Rob: So and you say it's at the heart and I've seen a lot of messaging around, nothing wasted orange peels going back to farmers as fodder and, you know, fully recyclable packaging. Do you feel the need to sort of lean on that when maybe some of the bigger players are going, look, we're now recyclable, but now you guys have been doing it for quite some time.

Emily: Yeah, we have, yeah, like you said, our mantra basically is nothing wasted, so our bottles, caps, everything is recyclable. The washdown water from the plant goes back out into the trees to replenish them. And pulp from pulp reduces sort of goes into different products like yogurt, Chobani and things like that. So that's something we've been doing for a long time. And I think last year I think it was something like 200000 tons of people

Rob: Wow.

Emily: Went to struggling farmers during the drought, even not in the drought. So we have got trucks coming in. We basically have appeal hopper. And so the trucks pull in underneath that. They open the door at the bottom and the pile goes into these trucks and then they're off on their way up to to farmers for them. They basically mix it with grain and they feed it to sheep and cattle.

Rob: Amazing. It's the best way to use it and

Emily: Definitely.

Rob: Yeah, 100 percent maybe confident something to some alcohol at some

Emily: Yeah,

Rob: Point, but.

Emily: We're thinking about it.

Rob: Yeah, I think I think why not. And so you talked about the drought just then a little bit as well. Do you find yourself having to adapt with these supply issues or anything like that, which are obviously a bigger consideration now that you are distributing it to major retailers as well?

Emily: Yes, so the drought did impact us, you know, pretty heavily because, you know, along with the drought, there was also the floods that came after and then there was fires that we faced. And because it is fresh juice, you know, we really, really rely on Mother Nature and what it can give us. And so. Things like that poses a challenge for sure, but we we really leverage that as well of what we're doing and we're always doing things in the community donations. We worked with shelter a lot. So it's it's really one of our passions is just to help others, other locals, people that are struggling.

Rob: And so buying into that like localized marketing as well, I see some partnerships with local businesses, even Six String Brewery, who's well known on the coast.

Emily: Yeah.

Rob: How well do those partnerships form? And, you know, how hard are they to get off the.

Emily: In terms of Six String, that's a lemonade, and they basically use our lemons, and if you haven't tried it, you have to because it is the best fizzy lemonade that anybody could have over here. But it was it was fairly simple. You know, they approached us. They said, we're releasing this lemonade and can and because they use our lemons, it was pretty simple. It was a really good synergy because we have worked alongside them before. They've used one of our juices and one of their tropical beers. So that one was that one was fairly simple to go along with. Yeah. And then we just get approached by some other local businesses and it's, you know, it's usually a simple yes. And we make something pretty good out of it.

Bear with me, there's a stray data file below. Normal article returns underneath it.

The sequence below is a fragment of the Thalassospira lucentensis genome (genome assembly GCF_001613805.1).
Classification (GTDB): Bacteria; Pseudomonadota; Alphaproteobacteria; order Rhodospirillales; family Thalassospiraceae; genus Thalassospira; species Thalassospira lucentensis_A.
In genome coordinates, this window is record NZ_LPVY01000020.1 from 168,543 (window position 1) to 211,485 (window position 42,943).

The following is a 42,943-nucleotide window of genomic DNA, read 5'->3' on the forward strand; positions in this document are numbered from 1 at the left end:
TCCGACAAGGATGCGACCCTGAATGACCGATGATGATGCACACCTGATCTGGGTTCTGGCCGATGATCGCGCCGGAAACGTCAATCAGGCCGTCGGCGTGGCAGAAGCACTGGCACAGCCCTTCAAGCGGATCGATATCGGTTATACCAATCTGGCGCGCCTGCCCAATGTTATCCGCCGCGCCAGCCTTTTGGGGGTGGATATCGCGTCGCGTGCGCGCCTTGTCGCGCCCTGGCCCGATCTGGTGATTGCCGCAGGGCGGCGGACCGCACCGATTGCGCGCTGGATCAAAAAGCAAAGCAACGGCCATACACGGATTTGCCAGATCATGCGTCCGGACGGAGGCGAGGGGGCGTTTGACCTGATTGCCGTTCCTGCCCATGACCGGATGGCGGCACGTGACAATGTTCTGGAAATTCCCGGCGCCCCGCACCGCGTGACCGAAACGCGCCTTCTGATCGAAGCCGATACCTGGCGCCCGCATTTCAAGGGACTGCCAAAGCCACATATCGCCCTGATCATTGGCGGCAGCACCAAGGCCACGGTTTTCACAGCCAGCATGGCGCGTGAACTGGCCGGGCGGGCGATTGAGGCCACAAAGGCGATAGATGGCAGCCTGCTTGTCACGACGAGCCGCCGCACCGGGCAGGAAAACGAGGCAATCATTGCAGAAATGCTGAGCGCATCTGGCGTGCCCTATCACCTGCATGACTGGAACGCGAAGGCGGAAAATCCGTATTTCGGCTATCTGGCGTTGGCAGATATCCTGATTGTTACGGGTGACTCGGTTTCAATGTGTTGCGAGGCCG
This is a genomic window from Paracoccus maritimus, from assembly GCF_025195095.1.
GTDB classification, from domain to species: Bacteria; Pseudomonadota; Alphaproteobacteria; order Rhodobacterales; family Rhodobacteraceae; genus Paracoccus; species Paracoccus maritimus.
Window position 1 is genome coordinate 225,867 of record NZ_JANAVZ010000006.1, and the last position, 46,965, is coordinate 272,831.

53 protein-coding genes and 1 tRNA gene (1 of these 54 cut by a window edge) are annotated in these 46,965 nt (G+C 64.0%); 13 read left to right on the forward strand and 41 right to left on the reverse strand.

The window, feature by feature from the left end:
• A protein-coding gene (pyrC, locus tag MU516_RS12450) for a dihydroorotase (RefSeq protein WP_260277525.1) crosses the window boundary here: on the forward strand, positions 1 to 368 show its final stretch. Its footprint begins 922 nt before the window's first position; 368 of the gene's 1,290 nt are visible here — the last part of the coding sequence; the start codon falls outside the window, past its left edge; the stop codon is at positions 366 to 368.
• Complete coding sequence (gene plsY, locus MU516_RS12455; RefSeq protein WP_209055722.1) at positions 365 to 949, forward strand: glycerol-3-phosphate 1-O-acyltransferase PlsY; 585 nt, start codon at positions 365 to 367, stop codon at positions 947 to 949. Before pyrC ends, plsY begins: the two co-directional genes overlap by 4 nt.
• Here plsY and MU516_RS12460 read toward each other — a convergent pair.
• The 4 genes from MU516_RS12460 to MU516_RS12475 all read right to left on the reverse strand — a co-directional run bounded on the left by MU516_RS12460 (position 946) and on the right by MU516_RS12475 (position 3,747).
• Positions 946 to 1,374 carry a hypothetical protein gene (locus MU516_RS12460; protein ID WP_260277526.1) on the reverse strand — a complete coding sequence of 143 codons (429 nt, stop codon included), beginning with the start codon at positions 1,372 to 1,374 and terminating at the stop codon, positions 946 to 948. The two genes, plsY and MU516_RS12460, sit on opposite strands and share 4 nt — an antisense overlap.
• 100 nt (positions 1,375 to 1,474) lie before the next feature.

Rob: I mean, the community engagement aspect is obviously quite important, you guys, and you do. I'm going to get the wording wrong, but the Farm Open Day, which is coming up soon. How well does that serve as a, you know, a really experiential and immersive way for the community to see what you guys do and further reinforce the brand?

Emily: Right. So day on the farm is coming up. Yep, June long weekend. Obviously, we weren't able to throw it last year, but in 2019, we had about 10000 people throughout the day come in just a one day event. And we have market stalls, food stalls, other local vendors, fruit and veg, everything that you could possibly want at a normal market. And we're also offering factory and farm tours as well. And we recently purchased a bit of a trailer that hooks on to our tractor and we've got that branded. And so that's going to be another offering on the day for people to take a ride around the farm and learn all about it. It's really just pushing that region, because I find often that so many people don't really know what's on the mountain and just how close it is to everything. I mean, we're basically halfway between Sydney and Newcastle, so it's tangible. People can come up, they can see how we do what we do. And it's a really good day and we really try to promote that sustainability again. So we have fun things like blending bikes where you essentially just have to bike and it makes your own smoothie

Rob: Nice.

Emily: Out of our juice. So that's always been really well received and it's a really good day. And I think it sort of highlights. More of the rural region that we have here on the central coast.

Rob: Yeah, it's certainly a little bit hidden from public mind normally when you're, you know, driving past the stadium or something like that,

Emily: Yep.

Rob: Don't realize just how close these things are.

Emily: Yep, definitely a hidden gem.

Rob: And so obviously, you can get, you know, 10000 people there,

Emily: Yeah.

Rob: Probably more this year as people are looking to venture out. How do you capitalize on that from a, you know, to to get the maximum value, pushing them digitally, signing up emails, you know, what sort of things you're doing to really gain traction?

Emily: Yep, we've we've relied pretty heavily on Socials this year with sort of the challenges that have come with council in recent months, we weren't able to get funding like we normally do for the event. So we've sort of had to scale back any advertising efforts. I've really pushed the whole Facebook thing. I think we have something like 6000 people that have put interested for the event, which is great.

Rob: Yep.